In Mexico, Pope says social change will come with revival of faith

SILAO, Mexico - Visiting Latin America for the second time in his pontificate, Pope Benedict XVI offered a message of hope for social progress rooted in a revival of Catholic faith.

The overriding message of the Pope's public statements during his three days in Mexico, March 23-26, was that this troubled country, and the region in general, cannot solve their problems -- which include poverty, inequality, corruption and violence -- by following the prescriptions of secular ideologies.

    Trust in God to help change society, Pope says in Mexico's heartland

    SILAO, Mexico - Celebrating Mass in the Catholic heartland of Mexico, Pope Benedict XVI told a nation and a continent suffering from poverty, corruption and violence, to trust in God and the intercession of Mary to help them bring about a "more just and fraternal society."

    "When addressing the deeper dimension of personal and community life, human strategies will not suffice to save us," the Pope said in his homily during the outdoor Mass at Guanajuato Bicentennial Park March 25, the second full day of his second papal visit to Latin America. "We must have recourse to the one who alone can give life in its fullness, because he is the essence of life and its author."

      A ‘Victim Soul,’ Sr. Carmelina suffered for others

      Over the past two decades thousands of people have attended Eucharistic celebrations to pray to Sr. Carmelina Tarantino. Many of those devotees attended a Mass on Mar. 21 at St. Pascal Baylon parish in Thornhill, Ont. to mark the 20th anniversary of the death of the remarkable Toronto religious sister.

      March 21 was also the third anniversary of the date Cardinal Thomas Collins officially launched Sr. Carmelina’s cause for sainthood by opening the Archdiocesan Tribunal for the Vatican’s Congregation for the Causes of Saints. 

        Giving sombreros to popes a tradition for family of Mexican milliners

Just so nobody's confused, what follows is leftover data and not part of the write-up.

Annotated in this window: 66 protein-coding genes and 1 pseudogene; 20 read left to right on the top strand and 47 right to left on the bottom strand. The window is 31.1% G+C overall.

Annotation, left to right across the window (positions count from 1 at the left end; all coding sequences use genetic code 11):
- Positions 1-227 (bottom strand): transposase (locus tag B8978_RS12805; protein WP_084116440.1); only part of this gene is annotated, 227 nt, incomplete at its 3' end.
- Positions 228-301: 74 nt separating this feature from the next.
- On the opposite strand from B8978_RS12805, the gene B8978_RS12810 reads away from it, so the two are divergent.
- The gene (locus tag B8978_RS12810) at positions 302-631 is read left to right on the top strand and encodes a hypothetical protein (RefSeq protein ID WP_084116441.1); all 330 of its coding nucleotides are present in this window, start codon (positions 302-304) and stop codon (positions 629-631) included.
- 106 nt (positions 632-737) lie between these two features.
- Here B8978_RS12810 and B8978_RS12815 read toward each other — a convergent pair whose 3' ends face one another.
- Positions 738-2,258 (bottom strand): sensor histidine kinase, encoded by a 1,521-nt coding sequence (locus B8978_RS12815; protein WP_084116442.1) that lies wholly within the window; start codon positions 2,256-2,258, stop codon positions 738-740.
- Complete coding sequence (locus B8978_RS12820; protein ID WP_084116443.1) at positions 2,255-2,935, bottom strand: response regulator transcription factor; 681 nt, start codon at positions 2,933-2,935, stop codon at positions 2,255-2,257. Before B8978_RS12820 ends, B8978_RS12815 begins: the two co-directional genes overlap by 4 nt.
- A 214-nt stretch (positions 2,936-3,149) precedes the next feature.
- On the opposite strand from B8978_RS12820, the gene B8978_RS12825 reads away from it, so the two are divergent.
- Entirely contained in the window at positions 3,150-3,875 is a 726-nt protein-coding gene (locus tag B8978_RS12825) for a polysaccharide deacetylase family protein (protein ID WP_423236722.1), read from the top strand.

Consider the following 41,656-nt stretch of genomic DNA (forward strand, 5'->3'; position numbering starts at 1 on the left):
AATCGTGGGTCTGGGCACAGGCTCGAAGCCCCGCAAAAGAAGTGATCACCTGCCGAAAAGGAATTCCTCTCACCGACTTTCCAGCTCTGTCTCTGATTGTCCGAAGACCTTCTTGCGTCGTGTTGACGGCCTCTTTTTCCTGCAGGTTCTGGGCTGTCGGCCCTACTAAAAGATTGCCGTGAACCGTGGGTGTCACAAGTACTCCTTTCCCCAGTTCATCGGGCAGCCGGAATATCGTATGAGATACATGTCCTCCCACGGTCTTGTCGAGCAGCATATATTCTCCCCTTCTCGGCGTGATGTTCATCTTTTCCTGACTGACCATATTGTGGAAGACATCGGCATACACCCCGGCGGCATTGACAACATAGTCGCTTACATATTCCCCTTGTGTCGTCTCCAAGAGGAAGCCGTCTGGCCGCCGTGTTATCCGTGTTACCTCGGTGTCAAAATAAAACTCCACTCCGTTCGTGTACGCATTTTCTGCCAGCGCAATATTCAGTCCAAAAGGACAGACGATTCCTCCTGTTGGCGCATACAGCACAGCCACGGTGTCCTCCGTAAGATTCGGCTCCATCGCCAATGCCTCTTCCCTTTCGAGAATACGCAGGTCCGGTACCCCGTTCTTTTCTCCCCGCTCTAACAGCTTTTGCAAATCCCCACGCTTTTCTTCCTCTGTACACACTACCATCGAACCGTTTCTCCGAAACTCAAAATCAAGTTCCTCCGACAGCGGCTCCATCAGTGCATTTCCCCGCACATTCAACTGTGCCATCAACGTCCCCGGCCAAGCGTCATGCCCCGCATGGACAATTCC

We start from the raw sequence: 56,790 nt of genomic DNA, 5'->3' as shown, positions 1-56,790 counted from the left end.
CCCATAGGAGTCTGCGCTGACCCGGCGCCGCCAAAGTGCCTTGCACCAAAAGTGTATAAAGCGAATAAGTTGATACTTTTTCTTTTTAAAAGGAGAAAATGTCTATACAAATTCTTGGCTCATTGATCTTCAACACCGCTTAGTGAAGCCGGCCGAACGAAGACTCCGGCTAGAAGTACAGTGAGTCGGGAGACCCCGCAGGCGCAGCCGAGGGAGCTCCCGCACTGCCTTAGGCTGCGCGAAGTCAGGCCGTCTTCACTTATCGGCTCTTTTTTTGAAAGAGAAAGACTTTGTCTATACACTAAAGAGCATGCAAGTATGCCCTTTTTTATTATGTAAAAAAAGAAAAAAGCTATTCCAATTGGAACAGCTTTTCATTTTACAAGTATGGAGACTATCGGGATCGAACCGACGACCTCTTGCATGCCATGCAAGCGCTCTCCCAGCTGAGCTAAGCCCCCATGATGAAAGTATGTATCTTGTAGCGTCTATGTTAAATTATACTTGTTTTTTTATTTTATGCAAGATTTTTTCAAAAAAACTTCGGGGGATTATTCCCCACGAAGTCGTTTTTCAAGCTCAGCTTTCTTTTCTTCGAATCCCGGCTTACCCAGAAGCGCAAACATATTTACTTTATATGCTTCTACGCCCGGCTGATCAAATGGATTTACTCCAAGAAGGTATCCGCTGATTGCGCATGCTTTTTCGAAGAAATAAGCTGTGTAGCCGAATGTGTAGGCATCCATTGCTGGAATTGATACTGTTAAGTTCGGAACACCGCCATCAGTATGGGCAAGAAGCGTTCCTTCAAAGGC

SAN FRANCISCO DEL RINCON, Mexico - The milliners of Sombreros Salazar in this deeply Catholic town 140 miles northeast of Guadalajara have the habit of making oversized, charro hats for the pope.

        The family matriarch, Maria de la Luz Yepez Torres, already has made the oversized hats for Pope Paul VI and Blessed John Paul II.

          Jesus showed us God’s perfect love

          Passion Sunday (Year B) April 1 (Isaiah 50:4-7; Psalm 22; Philippians 2:6-11; Mark 14:1-15:47)

          Simple words can encourage and give hope to those who are on the verge of despair and defeat. Careless, foolish or cruel words usually destroy, deflate and snuff out life.

          The Suffering Servant figure in Isaiah was a person of the first approach. We have no idea who he was and it really doesn’t matter. Of prime importance is the way in which this individual was guided by God — his inner spiritual senses were attuned to the whisperings of the Spirit.

            Sublimation and the sublime

            Celebration is a paradoxical thing, created by a dynamic interplay between anticipation and fulfilment, longing and inconsummation, the ordinary and the special, work and play. Life and love must be celebrated within a certain fast-feast rhythm. Seasons of play most profitably follow seasons of work, seasons of consummation are heightened by seasons of longing, and seasons of intimacy grow out of seasons of solitude. Presence depends upon absence, intimacy upon solitude, play upon work. Even God rested only after working for six days!